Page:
If this ideal of educational provision for all periods of life is to be attained, all the organized agencies of education will be involved. For any State a state-wide system of cooperating and coordinating agencies will be required. Full responsibility can not rest upon any one institution or agency. Its field of educational endeavor, its resources in personnel and money, and the resources available from other agencies of the State will determine the part of the land-grant college in the development of any state-wide program of extension education.

It is not the function of this survey to present an educational program for any specific State that will insure lifetime educational opportunity to all its people. Nor is it the survey's function to define the part that any individual institution should play in such a program. It is the function of this survey to show what the land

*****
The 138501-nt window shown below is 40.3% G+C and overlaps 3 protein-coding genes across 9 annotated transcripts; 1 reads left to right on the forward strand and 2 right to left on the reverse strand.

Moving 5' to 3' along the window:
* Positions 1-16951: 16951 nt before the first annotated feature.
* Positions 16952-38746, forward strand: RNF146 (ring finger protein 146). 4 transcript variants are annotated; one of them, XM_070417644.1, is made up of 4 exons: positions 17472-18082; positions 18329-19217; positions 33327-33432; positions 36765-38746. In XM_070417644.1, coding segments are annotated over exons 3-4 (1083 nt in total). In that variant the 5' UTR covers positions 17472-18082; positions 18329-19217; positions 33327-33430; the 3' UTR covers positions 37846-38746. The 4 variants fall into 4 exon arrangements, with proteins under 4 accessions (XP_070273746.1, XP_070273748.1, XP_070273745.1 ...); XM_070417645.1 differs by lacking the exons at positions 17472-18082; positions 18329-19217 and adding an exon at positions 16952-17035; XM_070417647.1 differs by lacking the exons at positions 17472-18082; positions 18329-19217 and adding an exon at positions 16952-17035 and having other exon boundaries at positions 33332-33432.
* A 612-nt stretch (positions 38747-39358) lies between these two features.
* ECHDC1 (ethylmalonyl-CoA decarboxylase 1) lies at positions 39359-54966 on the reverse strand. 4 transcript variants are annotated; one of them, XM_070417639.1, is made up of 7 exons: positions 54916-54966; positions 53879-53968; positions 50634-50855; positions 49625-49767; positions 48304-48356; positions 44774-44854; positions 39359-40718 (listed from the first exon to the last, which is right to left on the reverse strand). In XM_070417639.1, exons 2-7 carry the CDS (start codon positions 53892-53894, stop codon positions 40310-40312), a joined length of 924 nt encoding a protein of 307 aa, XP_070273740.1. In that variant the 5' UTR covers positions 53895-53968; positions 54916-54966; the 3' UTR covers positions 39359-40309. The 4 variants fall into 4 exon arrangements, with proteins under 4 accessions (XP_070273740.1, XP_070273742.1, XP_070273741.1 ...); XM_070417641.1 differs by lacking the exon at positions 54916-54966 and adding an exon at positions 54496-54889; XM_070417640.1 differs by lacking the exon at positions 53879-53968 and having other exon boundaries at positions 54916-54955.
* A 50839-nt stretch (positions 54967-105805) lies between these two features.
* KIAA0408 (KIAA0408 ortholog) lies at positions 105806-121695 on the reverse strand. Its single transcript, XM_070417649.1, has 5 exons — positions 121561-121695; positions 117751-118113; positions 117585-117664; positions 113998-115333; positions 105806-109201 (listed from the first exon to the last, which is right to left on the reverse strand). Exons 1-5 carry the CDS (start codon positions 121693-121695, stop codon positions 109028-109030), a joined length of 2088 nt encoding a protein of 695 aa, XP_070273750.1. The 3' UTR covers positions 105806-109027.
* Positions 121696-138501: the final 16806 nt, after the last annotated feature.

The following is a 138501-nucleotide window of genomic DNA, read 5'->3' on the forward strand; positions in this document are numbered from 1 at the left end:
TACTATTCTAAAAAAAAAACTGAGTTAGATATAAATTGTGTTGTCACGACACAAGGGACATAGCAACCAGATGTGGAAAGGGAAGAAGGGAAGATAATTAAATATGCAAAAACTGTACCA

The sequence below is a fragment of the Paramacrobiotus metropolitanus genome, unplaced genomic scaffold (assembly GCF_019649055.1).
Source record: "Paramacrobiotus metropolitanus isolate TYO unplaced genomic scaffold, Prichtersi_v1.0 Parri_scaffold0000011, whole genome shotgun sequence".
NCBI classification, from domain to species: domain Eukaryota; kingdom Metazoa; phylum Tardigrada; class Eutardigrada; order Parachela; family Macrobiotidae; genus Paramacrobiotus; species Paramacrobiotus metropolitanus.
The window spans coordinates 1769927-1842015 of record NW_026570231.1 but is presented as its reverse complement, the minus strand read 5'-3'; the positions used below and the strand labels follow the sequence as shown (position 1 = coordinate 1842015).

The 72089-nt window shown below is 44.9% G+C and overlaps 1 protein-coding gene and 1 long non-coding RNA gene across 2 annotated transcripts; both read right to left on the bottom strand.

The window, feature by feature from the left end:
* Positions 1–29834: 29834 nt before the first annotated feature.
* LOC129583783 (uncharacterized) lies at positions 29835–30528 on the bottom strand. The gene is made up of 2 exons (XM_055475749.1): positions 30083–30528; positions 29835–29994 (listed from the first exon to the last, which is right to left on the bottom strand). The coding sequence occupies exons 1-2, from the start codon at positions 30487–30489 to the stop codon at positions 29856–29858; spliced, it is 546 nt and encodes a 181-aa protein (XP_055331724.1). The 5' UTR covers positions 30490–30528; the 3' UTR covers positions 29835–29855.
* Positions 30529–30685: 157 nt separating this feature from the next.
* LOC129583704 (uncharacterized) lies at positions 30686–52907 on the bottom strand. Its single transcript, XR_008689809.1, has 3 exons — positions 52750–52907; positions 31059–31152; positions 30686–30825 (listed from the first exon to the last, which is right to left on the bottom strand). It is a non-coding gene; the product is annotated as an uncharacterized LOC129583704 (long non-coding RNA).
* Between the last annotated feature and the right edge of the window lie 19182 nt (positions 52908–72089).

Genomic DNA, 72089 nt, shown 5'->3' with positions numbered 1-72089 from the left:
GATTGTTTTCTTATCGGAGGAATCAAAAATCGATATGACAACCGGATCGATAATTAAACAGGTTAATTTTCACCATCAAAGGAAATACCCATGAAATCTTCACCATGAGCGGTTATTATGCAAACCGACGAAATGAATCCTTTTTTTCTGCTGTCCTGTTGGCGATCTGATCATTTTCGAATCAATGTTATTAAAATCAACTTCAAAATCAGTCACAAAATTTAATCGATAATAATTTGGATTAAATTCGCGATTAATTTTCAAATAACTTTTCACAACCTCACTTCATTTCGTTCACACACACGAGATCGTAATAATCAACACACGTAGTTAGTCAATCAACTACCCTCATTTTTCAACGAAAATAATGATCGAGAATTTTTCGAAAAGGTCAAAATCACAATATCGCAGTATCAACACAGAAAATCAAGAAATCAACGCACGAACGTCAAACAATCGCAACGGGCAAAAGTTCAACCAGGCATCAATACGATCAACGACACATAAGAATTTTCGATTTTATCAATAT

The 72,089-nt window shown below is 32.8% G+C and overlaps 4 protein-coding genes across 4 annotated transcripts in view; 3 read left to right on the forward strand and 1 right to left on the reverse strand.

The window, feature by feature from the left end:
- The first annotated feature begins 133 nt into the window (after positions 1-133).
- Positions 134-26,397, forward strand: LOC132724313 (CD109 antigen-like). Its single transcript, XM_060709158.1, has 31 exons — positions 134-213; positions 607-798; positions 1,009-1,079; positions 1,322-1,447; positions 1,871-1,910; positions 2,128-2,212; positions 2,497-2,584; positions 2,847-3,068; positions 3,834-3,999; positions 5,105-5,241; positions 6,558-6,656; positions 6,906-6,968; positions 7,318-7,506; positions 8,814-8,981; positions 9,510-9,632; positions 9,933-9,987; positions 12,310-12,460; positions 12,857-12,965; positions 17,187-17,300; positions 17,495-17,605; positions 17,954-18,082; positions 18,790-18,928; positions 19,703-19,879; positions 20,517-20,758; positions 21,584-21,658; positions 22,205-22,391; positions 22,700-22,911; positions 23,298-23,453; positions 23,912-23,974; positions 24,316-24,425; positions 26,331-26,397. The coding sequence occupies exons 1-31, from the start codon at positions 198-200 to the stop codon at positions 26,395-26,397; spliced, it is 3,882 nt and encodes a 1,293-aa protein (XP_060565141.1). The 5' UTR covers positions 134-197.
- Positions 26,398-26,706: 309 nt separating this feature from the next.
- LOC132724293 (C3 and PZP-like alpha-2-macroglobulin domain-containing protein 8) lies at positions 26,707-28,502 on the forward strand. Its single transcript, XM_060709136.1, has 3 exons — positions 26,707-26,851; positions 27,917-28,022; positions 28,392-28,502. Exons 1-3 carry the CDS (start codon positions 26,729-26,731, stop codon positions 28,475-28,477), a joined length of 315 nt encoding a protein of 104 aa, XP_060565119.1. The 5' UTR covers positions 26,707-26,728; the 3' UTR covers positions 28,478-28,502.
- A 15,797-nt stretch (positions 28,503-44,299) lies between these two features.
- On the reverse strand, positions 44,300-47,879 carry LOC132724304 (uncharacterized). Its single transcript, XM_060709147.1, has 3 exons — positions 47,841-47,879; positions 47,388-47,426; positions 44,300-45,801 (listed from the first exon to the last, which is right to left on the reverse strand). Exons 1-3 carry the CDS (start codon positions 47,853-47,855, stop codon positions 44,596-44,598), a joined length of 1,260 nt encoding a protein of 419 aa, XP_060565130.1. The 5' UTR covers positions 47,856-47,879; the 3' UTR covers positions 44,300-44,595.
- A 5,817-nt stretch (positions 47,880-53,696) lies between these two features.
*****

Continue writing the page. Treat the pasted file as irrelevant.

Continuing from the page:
. grant colleges are now doing that may contribute to educational development of this kind and to point out the deficiencies in and the obstacles to such utilization of the existing resources of the landgrant institutions. The survey may also properly suggest in general terms to the land-grant colleges certain extension objectives and functions that may be assumed by them.

Presentation of these matters will not be controlled strictly by abstract logic. For the sake of clarity and in order to relate the treatment to existing forms of institutional organization, discussion of extension services will be grouped about two major centers of activity; first, cooperative extension in agriculture and home economics established under the Federal Smith-Lever law and supplementary legislation and, second, other forms of extension activity sometimes grouped by the institutions in a university extension division.